Decorative Painting Tips: Crackling

  • Follow the directions for crackling for whatever crackle medium you are using - different brands have different ways of application and may work differently.

  • It's best to try out a few sample pieces to see what works best under which conditions. Most artists will however tell you that crackling is a process which we don't have too much control over the results! No matter which brand of crackle medium you are using, apply the colour (the topcoat) and leave it alone to work. Don't be tempted to touch up the topcoat you've just applied because the crackle has already started to work.

  • When applying the crackle medium, use your 1" flat brush and a "slip-slap", criss-cross motion. If you apply a thick layer, you will get large cracks, whereas if you apply a thinner layer, the result is fine cracks.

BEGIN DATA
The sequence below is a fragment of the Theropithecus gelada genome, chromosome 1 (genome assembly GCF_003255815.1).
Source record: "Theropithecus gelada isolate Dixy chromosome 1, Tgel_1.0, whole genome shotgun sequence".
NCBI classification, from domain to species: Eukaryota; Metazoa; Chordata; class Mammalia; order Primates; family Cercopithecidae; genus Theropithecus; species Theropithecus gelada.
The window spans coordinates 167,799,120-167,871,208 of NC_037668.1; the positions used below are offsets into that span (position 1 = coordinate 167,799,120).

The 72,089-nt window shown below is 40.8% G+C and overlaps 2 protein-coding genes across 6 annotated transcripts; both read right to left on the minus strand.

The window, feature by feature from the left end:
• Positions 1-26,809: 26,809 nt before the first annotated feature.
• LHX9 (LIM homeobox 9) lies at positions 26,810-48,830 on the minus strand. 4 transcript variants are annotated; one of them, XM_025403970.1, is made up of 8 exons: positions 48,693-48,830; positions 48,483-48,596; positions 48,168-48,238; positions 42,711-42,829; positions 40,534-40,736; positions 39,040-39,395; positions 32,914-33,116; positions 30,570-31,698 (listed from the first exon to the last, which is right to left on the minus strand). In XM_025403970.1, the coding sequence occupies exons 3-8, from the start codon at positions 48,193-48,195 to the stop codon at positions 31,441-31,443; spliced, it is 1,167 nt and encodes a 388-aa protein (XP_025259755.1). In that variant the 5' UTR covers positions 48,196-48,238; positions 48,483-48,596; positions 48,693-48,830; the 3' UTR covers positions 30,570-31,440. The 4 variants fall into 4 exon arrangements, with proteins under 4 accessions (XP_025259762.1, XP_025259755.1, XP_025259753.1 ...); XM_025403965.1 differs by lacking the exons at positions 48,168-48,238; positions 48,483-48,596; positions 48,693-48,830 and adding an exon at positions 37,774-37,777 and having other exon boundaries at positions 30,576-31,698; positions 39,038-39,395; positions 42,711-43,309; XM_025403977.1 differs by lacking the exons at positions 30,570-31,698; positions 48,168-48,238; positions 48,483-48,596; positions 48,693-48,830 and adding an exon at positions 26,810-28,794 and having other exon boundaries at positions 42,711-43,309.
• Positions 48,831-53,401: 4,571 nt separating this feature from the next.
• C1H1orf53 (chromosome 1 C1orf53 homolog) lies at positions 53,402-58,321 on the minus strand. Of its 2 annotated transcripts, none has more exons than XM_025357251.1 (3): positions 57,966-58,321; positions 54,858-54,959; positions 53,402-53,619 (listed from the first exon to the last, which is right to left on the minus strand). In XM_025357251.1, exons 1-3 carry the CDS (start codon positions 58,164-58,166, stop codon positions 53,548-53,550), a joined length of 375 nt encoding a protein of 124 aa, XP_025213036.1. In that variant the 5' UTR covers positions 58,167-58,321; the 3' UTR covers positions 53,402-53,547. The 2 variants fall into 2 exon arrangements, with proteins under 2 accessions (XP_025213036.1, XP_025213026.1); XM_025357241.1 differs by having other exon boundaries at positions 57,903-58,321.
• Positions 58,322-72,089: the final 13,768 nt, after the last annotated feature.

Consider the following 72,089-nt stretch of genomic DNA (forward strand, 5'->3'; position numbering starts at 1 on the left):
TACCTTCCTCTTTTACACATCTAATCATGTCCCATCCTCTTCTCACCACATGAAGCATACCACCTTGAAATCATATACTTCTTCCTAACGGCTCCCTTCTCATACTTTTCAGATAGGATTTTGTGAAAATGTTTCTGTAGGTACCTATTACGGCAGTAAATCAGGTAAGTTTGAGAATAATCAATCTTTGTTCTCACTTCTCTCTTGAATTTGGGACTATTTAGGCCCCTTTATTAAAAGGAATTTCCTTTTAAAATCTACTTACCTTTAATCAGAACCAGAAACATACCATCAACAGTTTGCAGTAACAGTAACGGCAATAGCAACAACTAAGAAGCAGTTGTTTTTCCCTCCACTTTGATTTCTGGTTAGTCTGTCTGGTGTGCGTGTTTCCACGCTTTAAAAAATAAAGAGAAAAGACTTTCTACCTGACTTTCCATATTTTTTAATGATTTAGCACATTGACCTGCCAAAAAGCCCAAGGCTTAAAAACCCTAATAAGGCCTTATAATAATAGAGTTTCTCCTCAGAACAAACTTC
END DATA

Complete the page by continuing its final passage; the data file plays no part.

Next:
• A crackled surface needs to dry for a minimum of 12 hours (24 hours is better) before any further painting or decoration is done on it or before it is varnished.

  • Intense and continuous heat helps to crackle the surface. If you use a hairdryer to speed up the drying process, the more heat you apply, the larger the cracks. In hot weather, you'll get nice cracks by just waiting for the piece to cure.

  • Exposing the surface to different temperatures during the curing process gives it a variety of cracks.

  • Read the directions on the bottle of crackle medium you are using carefully - some brands do not advocate the use of a hairdryer to speed up the crackling process.

  • The brush strokes you use when applying the topcoat also determines how your crackle will turn out. If you use a "slip-slap", criss-cross motion, you will get even-looking cracks all over the surface. If you apply long, broad strokes, you get elongated cracks. Experiment.

  • Try sponging the paint on with a sea sponge for a totally different look. It turns out like lace.



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